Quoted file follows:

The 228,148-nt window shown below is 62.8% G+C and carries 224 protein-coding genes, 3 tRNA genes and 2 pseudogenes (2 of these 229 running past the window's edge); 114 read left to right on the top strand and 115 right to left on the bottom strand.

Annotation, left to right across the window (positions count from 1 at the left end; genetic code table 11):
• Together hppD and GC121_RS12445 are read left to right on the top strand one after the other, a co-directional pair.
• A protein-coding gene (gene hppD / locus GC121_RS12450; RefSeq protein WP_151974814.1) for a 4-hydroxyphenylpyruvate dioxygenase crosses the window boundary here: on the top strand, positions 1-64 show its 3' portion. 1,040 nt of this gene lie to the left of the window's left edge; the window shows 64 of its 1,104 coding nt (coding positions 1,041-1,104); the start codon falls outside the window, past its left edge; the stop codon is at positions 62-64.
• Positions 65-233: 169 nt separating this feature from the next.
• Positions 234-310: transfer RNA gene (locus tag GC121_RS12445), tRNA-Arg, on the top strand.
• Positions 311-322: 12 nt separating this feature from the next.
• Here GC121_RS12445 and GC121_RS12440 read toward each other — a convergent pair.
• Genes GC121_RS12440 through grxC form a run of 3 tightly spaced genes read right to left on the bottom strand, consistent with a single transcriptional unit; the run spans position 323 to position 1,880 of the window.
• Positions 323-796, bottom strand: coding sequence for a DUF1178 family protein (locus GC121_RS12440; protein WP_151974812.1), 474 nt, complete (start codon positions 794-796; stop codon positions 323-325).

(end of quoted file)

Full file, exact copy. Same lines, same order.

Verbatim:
The 228,148-nt window shown below is 62.8% G+C and carries 224 protein-coding genes, 3 tRNA genes and 2 pseudogenes (2 of these 229 running past the window's edge); 114 read left to right on the top strand and 115 right to left on the bottom strand.

Annotation, left to right across the window (positions count from 1 at the left end; genetic code table 11):
• Together hppD and GC121_RS12445 are read left to right on the top strand one after the other, a co-directional pair.
• A protein-coding gene (gene hppD / locus GC121_RS12450; RefSeq protein WP_151974814.1) for a 4-hydroxyphenylpyruvate dioxygenase crosses the window boundary here: on the top strand, positions 1-64 show its 3' portion. 1,040 nt of this gene lie to the left of the window's left edge; the window shows 64 of its 1,104 coding nt (coding positions 1,041-1,104); the start codon falls outside the window, past its left edge; the stop codon is at positions 62-64.
• Positions 65-233: 169 nt separating this feature from the next.
• Positions 234-310: transfer RNA gene (locus tag GC121_RS12445), tRNA-Arg, on the top strand.
• Positions 311-322: 12 nt separating this feature from the next.
• Here GC121_RS12445 and GC121_RS12440 read toward each other — a convergent pair.
• Genes GC121_RS12440 through grxC form a run of 3 tightly spaced genes read right to left on the bottom strand, consistent with a single transcriptional unit; the run spans position 323 to position 1,880 of the window.
• Positions 323-796, bottom strand: coding sequence for a DUF1178 family protein (locus GC121_RS12440; protein WP_151974812.1), 474 nt, complete (start codon positions 794-796; stop codon positions 323-325).